...But what has occurred -- irreversibly -- is this: He's become ordinary. The spell is broken. The charismatic conjurer of 2008 has shed his magic. He's regressed to the mean, tellingly expressed in poll numbers hovering at 50 percent.

...For a man who only recently bred a cult, ordinariness is a great burden, and for his acolytes, a crushing disappointment."

Monday, September 7, 2009

Should We Ever Publicly Criticize Priests?

Over the past few months, many Catholics in the pro-life movement have felt abandoned by some of our clerical leaders as the issues of Barack Obama’s Notre Dame speech and Ted Kennedy’s funeral forced a spotlight on what should it mean to be a true, pro-life Catholic.

I have been very disappointed by more than a few prelates over the years in regard to the pro-life cause in as I firmly believed these prelates were giving mix signals to both the pro-life, pro-abortion and Catholic communities by their words and actions.

It is very hard for me not to be outwardly critical of these events because of the deep injustice I feel. In addition, it is very hard for me not to say anything because I am an Irishman. Only one of these ailments is curable.

The quote that remains with me, an alters my tongue to a large extent, is what God said to St. Catherine of Siena, as quoted in her Dialogue, in regard to criticizing priest, even those worthy of the criticism:

"…[It] is my intention that they be held in due reverence, not for what they are in themselves, but for my sake, because of the authority I have given them. Therefore the virtuous must not lessen their reverence, even should these ministers fall short in virtue. And, as far as the virtues of my ministers are concerned, I have described them for you by setting them before you as stewards of ... my Son’s body and blood and of the other sacraments. This dignity belongs to all who are appointed as such stewards, to the bad as well as to the good.

…[Because] of their virtue and because of their sacramental dignity you ought to love them. And you ought to hate the sins of those who live evil lives. But you may not for all that set ourselves up as their judges; this is not my will because they are my Christs, and you ought to love and reverence the authority I have given them.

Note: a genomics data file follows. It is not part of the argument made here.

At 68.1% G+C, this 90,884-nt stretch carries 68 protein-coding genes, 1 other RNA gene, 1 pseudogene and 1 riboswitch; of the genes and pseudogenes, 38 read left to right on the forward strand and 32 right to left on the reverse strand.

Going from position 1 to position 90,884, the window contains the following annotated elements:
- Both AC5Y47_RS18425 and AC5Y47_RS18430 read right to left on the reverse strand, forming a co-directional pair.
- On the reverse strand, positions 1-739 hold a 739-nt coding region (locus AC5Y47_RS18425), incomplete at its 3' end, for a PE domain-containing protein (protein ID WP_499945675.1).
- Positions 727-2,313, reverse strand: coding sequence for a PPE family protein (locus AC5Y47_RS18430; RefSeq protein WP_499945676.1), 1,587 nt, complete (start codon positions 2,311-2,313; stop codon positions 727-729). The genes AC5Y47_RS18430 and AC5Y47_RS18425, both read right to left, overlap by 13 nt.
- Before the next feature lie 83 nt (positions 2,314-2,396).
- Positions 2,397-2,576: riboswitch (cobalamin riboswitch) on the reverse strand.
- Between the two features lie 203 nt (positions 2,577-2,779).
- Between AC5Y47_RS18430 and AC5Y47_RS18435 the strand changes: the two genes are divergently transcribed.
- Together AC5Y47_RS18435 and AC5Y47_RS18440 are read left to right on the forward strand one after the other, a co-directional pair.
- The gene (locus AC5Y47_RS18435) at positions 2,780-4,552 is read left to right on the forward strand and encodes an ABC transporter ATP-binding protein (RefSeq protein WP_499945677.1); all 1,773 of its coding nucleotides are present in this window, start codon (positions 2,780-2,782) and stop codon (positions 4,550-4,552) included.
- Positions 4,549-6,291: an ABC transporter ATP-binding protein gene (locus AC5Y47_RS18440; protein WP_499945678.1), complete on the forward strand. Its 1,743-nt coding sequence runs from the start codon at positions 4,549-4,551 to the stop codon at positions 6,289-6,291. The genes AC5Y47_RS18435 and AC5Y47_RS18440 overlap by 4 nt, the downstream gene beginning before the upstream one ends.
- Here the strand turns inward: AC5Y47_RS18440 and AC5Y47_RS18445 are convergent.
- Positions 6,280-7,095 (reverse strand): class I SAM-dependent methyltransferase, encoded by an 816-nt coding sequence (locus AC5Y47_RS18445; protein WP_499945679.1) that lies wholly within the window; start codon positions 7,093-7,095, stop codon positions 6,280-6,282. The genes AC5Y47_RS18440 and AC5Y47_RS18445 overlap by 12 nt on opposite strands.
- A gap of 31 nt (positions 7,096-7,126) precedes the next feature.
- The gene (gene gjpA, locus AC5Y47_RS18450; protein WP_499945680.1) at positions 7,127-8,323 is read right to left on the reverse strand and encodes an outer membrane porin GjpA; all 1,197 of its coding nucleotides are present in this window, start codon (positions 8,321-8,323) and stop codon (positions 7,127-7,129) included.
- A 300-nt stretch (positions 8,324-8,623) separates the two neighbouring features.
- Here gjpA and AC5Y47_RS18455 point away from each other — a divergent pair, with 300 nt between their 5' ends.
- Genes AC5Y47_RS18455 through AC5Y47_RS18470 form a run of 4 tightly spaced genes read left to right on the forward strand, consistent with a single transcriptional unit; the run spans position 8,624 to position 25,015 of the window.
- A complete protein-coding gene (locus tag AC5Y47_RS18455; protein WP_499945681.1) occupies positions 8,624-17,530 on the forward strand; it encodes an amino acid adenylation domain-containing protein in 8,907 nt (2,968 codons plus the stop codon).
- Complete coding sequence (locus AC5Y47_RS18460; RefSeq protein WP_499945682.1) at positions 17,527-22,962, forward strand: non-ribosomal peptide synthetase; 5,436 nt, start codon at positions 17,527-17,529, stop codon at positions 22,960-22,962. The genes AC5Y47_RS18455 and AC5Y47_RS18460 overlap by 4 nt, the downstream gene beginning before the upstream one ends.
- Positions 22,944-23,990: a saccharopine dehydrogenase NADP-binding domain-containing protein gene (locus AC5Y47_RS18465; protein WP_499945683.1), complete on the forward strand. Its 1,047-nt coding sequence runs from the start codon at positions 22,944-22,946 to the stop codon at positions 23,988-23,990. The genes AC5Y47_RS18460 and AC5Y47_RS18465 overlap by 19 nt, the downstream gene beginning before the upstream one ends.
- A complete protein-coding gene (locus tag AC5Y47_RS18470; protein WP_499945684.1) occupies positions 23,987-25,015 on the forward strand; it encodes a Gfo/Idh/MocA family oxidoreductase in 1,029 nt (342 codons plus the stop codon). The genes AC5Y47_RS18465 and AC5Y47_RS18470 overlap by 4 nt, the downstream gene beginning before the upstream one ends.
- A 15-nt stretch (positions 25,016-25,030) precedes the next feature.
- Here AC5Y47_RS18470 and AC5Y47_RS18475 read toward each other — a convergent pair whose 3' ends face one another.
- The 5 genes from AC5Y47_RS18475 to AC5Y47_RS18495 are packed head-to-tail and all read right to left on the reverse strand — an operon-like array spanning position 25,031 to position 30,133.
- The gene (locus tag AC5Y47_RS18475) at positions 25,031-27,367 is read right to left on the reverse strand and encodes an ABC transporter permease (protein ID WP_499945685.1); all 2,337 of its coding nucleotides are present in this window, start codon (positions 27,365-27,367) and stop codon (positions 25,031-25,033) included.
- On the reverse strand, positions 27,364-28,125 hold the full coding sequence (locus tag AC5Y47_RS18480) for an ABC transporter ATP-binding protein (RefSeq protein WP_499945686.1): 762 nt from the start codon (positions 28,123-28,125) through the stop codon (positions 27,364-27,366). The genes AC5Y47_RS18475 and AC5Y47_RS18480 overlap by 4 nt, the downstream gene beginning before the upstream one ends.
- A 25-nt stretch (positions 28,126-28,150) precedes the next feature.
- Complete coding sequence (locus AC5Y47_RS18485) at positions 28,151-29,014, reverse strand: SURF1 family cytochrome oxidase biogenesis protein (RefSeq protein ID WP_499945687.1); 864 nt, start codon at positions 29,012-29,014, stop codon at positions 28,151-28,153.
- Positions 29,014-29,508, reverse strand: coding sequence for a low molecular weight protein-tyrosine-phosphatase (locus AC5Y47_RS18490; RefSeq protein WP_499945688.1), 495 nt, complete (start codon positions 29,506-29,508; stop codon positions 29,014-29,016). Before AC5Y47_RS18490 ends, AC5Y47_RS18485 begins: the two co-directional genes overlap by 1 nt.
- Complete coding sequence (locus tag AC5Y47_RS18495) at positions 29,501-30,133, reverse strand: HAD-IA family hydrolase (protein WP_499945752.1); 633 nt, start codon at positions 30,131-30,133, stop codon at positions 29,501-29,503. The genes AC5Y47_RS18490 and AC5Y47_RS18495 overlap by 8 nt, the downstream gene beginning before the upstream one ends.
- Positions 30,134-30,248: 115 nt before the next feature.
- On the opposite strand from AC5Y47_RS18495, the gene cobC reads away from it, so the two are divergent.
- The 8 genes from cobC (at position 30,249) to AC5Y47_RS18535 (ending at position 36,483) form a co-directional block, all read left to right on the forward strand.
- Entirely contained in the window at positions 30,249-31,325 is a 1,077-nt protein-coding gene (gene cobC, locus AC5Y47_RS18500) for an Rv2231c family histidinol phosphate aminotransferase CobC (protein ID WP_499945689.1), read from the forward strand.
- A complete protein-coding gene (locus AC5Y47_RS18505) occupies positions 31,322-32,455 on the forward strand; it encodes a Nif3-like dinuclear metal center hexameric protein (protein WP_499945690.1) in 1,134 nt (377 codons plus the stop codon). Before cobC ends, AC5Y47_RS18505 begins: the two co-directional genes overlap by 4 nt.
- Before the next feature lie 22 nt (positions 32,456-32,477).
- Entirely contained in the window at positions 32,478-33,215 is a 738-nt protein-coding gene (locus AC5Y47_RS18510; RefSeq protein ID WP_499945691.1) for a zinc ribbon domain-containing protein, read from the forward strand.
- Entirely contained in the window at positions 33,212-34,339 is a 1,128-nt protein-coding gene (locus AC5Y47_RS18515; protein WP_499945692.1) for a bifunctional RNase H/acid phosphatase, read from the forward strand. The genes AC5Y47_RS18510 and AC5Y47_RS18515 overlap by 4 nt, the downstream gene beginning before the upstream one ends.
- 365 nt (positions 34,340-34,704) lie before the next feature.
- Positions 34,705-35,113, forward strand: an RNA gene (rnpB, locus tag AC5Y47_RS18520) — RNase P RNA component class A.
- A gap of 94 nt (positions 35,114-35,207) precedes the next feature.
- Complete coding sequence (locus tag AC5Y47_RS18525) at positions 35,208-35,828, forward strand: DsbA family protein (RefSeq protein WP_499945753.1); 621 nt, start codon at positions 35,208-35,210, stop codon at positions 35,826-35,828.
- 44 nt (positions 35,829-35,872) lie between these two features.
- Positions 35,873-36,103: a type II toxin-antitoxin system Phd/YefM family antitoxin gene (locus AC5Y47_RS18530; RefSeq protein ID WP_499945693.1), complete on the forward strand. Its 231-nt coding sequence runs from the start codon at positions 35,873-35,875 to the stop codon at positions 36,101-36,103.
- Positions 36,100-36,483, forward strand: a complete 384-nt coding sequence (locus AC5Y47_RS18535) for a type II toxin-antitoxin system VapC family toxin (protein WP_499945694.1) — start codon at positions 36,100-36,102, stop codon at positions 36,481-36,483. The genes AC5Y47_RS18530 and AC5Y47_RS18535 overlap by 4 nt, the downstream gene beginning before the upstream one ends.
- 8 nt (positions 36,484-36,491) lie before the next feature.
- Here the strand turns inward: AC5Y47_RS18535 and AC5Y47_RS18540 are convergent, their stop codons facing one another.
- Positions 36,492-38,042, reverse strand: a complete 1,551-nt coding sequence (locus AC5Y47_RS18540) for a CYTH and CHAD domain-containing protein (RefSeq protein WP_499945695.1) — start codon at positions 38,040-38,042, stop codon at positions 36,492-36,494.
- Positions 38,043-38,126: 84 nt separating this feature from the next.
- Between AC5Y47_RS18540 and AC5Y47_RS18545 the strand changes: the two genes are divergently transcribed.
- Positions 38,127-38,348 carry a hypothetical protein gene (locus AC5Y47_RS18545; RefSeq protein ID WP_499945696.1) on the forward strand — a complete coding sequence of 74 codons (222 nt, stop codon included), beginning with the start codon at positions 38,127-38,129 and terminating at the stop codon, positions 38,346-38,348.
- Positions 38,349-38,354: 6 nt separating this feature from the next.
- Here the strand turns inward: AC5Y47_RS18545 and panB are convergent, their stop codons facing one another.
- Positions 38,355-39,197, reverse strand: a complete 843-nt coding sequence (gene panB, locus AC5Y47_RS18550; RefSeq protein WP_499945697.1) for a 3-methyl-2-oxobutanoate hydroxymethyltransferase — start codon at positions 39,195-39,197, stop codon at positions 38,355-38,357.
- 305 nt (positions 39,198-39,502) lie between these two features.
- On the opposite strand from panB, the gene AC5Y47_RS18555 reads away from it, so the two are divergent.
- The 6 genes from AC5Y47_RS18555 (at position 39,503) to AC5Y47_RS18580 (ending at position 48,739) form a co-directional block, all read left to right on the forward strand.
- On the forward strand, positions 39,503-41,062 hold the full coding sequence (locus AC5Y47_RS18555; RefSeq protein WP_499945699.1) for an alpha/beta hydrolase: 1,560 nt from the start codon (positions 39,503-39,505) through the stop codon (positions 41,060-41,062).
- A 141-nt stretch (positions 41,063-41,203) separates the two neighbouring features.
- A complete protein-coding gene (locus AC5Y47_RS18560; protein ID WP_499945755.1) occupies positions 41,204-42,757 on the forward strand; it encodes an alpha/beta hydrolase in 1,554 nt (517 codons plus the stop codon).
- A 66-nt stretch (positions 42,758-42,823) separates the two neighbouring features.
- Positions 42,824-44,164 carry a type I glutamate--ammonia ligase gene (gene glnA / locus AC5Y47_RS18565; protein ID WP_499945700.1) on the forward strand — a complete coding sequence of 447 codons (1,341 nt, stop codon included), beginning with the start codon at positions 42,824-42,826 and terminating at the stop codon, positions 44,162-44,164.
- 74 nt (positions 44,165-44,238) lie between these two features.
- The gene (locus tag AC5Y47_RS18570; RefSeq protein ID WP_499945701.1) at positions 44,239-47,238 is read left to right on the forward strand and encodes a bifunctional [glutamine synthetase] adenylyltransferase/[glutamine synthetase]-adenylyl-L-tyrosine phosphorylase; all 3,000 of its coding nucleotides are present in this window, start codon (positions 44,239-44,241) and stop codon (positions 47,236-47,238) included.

You know well enough that if someone filthy or poorly dressed were to offer you a great treasure that would give you life, you would not disdain the bearer for love of the treasure, and the lord who had sent it, even though the bearer was ragged and filthy... You ought to despise and hate the ministers’ sins and try to dress them in the clothes of charity and holy prayer and wash away their filth with your tears.

Indeed, I have appointed them and given them to you to be angels on earth and suns, as I have told you. When they are less than that you ought to pray for them. But you are not to judge them. Leave the judging to me, and I, because of your prayers and my own desire, will be merciful to them."*

Enough said, you cannot disagree with Divine wisdom that God reveals to a saint as holy as Catherine of Siena. (As a side note on Catherine, one of my favorite stories on her was that she was so holy at an early age that she would levitate up the stairs (her feet not touching the stairs) as a child, causing her parents a great amount of anxiety for her safety - - too funny as all those overprotective parents out there can relate.)

In realizing that God always gives you what you need, yesterday I receive a mailing from the Cardinal Kung Foundation which has close ties to the persecuted, underground Church in China. In the mailing was a beautiful prayer that his Eminence wrote in 1953 in regard to elevating priests:

By His Eminence, the late Ignatius Cardinal Kung
"All powerful and eternal God, through the merits of your Son, Jesus, and through your love for him, I implore you, have pity on the priests of the Holy Church. In spite of their sublime dignity, they are fearful and weak, like all created beings. In your infinite mercy, inflame their hearts with the fire of divine love. For the sake of Jesus, your Son, bestow grace on the priests and uphold them. Do not let them fall into temptation and tarnish their noble vocation.